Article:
The conversion rate tracks the percentage of people who complete the desired action set by the company. It could be signing up to your platform or your email list - conversion rate differs with goals. It is measured using the following formula:
Conversion Rate = (Converted users/Total number of visitors)x100
Your company's Expansion MRR is the revenue generated through upselling, cross-selling, and new customer spending. It shows the performance of your marketing efforts in current account expansion and fresh acquisitions. You can calculate Expansion MRR by:
A great way to gauge customer success is through increasing product adoption. A customer base that readily adopts new features and products is a sign of a healthy business with happy and satisfied customers. Satisfied customers will want to derive more utility out of products by making the most of the features made available to them.
The customer health score helps businesses gauge the likelihood of a customer to grow, renew services, or stop renewing altogether. This depends on whether the customer is healthy or at-risk.
Referrals are always a good indicator of customer satisfaction and success. CS teams can measure the increase in the number of referrals to get an idea of whether or not their customers are satisfied. Satisfied customers are happy to refer a brand they appreciate to their friends and family.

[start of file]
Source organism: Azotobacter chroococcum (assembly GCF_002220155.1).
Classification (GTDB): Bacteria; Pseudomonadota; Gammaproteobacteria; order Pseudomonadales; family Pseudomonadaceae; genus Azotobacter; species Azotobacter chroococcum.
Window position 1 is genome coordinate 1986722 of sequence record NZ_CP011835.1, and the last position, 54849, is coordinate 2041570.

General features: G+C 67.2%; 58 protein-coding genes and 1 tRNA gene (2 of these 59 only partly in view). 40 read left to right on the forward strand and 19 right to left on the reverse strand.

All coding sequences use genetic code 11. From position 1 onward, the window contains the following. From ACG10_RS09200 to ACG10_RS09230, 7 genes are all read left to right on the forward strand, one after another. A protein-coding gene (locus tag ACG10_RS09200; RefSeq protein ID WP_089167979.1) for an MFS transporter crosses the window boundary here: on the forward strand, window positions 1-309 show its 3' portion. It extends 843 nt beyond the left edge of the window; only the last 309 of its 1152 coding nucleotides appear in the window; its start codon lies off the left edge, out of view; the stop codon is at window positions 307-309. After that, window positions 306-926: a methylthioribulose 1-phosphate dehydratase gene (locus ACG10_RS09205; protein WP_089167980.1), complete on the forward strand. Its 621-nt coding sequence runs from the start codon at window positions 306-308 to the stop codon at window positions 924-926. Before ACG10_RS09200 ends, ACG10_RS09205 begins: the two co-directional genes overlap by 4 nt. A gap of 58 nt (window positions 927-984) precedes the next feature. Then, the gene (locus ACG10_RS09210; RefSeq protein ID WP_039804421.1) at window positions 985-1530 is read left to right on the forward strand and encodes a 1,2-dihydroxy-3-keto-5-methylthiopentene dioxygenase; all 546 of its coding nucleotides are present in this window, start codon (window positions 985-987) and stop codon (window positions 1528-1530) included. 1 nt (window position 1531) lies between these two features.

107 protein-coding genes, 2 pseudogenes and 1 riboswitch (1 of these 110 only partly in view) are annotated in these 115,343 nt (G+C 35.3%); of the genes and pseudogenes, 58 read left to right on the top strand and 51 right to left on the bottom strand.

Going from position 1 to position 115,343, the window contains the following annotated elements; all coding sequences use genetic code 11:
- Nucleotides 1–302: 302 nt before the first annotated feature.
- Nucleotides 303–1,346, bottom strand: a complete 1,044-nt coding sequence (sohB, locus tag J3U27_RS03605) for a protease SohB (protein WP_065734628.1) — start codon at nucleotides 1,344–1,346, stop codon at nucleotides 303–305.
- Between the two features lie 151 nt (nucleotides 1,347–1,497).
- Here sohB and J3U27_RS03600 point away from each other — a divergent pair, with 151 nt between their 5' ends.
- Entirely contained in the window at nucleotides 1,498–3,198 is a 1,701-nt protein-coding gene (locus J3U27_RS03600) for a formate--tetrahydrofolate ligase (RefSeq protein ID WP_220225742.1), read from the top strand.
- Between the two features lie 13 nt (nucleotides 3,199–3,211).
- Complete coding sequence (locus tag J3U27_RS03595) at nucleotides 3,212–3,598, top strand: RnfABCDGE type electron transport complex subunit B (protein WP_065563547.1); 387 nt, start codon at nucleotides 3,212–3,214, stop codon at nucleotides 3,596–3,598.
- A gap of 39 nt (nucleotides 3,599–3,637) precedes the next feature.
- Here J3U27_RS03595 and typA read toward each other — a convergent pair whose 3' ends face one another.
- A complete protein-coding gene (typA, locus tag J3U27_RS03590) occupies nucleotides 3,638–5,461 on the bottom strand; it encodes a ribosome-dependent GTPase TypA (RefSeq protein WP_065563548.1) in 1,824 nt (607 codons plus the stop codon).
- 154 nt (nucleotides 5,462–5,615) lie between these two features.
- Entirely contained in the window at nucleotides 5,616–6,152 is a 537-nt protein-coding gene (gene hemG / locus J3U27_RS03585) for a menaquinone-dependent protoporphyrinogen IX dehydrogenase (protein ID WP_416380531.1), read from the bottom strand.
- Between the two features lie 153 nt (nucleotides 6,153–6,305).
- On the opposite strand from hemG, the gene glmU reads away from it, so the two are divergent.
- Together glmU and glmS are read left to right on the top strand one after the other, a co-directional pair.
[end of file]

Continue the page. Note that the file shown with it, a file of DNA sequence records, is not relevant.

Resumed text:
This metric measures the time customers spend using the product and its various features. The higher the customer stickiness, the better your product is performing.
The CRC is a metric that shows the cost incurred by the business to retain and cultivate existing customers.
Depending on whether the business has a uniform customer base or a diverse one, it might make more sense to track the CRC per customer or the average CRC per segment of the customer base, respectively.
The fewer support tickets a business has, the better it's performing in terms of customer success and satisfaction. It's obvious that satisfied customers will not have to raise support tickets and the ones that do are most likely not happy with the product. A rise in the number of support tickets is counterintuitive to customer success.
This is the predictable amount of revenue that the business can expect to bring in every month regardless of any additional marketing efforts or other investments.
The renewal rate helps you figure out whether customers will likely remain interested in your product for a long period of time. It is the rate at which customers renew their subscription to your services.
This metric measures how many support incidents could be resolved in the very first instance compared to the total number of support incidents.
FCR = (Total incidents resolved on the first contact/Total incidents) x100
Going through some of these vital metrics should give you an idea about why these hold the key to analyzing your brand's customer success.
Every CS team needs to monitor these 15 KPIs to get an idea of how well the brand appeals to customers. Various units, including your design, production, and executive teams, can benefit from these analytics that enable them to make more data-driven decisions.
This will ultimately translate to better customer success, which is the end goal for any business looking to make an impact within its customer base by providing valuable services that their customers will truly appreciate.